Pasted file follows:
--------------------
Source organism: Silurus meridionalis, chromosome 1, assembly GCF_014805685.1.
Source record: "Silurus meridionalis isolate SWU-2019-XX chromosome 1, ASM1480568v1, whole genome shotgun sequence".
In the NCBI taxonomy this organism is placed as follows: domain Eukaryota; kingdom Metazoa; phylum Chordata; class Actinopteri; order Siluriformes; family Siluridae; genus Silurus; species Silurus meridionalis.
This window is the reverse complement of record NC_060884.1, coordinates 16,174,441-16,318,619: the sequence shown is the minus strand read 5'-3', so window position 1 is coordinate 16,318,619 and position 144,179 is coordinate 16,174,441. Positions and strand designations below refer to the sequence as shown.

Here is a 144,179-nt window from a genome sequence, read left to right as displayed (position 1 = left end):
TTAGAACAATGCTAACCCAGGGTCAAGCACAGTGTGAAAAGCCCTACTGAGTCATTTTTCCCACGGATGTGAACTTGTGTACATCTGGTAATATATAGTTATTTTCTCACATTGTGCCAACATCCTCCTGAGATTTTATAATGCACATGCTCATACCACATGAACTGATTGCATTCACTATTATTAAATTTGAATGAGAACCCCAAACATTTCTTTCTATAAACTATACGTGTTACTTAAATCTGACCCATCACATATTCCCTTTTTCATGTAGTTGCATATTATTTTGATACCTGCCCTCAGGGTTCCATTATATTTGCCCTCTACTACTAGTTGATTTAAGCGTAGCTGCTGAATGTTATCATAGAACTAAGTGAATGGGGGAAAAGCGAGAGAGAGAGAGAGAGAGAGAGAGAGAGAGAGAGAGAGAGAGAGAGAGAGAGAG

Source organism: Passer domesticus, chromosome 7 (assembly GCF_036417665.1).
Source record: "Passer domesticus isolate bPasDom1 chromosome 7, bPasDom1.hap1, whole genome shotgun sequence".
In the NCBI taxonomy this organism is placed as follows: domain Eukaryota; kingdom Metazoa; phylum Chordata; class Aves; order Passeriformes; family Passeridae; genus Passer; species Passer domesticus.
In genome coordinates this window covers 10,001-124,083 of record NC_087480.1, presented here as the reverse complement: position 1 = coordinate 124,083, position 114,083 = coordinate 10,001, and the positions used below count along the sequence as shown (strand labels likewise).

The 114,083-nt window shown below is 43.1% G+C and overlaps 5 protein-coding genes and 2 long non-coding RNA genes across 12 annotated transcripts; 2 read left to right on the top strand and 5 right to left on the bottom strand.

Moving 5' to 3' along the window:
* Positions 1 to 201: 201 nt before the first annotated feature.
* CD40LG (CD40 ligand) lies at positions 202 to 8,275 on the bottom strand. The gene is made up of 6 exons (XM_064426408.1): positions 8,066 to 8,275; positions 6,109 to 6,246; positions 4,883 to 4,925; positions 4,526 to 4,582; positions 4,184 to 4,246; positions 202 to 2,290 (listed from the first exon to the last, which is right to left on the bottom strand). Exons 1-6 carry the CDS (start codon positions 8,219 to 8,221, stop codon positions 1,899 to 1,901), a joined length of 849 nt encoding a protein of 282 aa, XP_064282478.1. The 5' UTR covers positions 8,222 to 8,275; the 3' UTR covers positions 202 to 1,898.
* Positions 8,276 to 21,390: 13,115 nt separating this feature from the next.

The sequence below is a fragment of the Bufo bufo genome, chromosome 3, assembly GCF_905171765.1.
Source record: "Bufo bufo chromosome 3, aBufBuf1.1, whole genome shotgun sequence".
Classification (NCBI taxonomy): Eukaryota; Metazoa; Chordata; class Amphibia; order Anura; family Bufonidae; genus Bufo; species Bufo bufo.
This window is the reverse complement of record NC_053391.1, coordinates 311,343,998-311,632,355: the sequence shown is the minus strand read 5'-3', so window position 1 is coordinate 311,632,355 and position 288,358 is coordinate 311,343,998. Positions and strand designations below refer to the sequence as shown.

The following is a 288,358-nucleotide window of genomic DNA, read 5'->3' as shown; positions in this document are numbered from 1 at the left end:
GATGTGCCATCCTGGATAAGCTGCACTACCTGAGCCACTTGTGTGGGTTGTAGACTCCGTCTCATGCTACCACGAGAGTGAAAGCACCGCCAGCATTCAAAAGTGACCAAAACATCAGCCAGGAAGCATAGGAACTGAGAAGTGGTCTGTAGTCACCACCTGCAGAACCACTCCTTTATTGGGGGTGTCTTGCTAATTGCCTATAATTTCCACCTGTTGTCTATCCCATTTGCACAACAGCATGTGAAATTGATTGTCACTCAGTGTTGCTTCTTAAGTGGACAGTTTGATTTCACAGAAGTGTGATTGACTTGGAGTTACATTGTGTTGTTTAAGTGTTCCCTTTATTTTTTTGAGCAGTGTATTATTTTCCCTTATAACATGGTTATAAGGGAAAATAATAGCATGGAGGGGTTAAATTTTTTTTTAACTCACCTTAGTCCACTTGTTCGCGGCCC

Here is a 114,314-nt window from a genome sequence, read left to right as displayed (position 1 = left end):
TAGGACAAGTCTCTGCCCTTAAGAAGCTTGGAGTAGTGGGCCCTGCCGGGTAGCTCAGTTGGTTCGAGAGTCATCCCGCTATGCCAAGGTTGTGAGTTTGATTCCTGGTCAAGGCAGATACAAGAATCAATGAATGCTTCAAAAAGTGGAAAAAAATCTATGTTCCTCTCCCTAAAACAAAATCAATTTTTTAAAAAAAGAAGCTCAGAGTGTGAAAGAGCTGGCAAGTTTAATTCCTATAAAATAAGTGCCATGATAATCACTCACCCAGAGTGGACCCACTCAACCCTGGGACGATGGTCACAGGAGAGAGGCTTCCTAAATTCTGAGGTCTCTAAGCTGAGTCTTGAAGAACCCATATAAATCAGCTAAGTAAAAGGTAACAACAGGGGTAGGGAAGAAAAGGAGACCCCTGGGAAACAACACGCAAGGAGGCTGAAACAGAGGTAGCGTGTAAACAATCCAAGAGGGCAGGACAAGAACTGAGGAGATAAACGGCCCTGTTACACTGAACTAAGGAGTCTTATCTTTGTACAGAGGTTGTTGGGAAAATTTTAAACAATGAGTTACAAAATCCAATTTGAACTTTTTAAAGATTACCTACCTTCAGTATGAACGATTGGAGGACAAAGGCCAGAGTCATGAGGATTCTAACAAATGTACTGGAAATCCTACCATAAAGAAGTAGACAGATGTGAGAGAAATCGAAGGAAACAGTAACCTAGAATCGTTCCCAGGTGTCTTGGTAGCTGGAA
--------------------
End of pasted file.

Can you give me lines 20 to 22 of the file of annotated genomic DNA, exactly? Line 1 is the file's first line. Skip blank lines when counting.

The following is a 288,358-nucleotide window of genomic DNA, read 5'->3' as shown; positions in this document are numbered from 1 at the left end:
GATGTGCCATCCTGGATAAGCTGCACTACCTGAGCCACTTGTGTGGGTTGTAGACTCCGTCTCATGCTACCACGAGAGTGAAAGCACCGCCAGCATTCAAAAGTGACCAAAACATCAGCCAGGAAGCATAGGAACTGAGAAGTGGTCTGTAGTCACCACCTGCAGAACCACTCCTTTATTGGGGGTGTCTTGCTAATTGCCTATAATTTCCACCTGTTGTCTATCCCATTTGCACAACAGCATGTGAAATTGATTGTCACTCAGTGTTGCTTCTTAAGTGGACAGTTTGATTTCACAGAAGTGTGATTGACTTGGAGTTACATTGTGTTGTTTAAGTGTTCCCTTTATTTTTTTGAGCAGTGTATTATTTTCCCTTATAACATGGTTATAAGGGAAAATAATAGCATGGAGGGGTTAAATTTTTTTTTAACTCACCTTAGTCCACTTGTTCGCGGCCC

Here is a 114,314-nt window from a genome sequence, read left to right as displayed (position 1 = left end):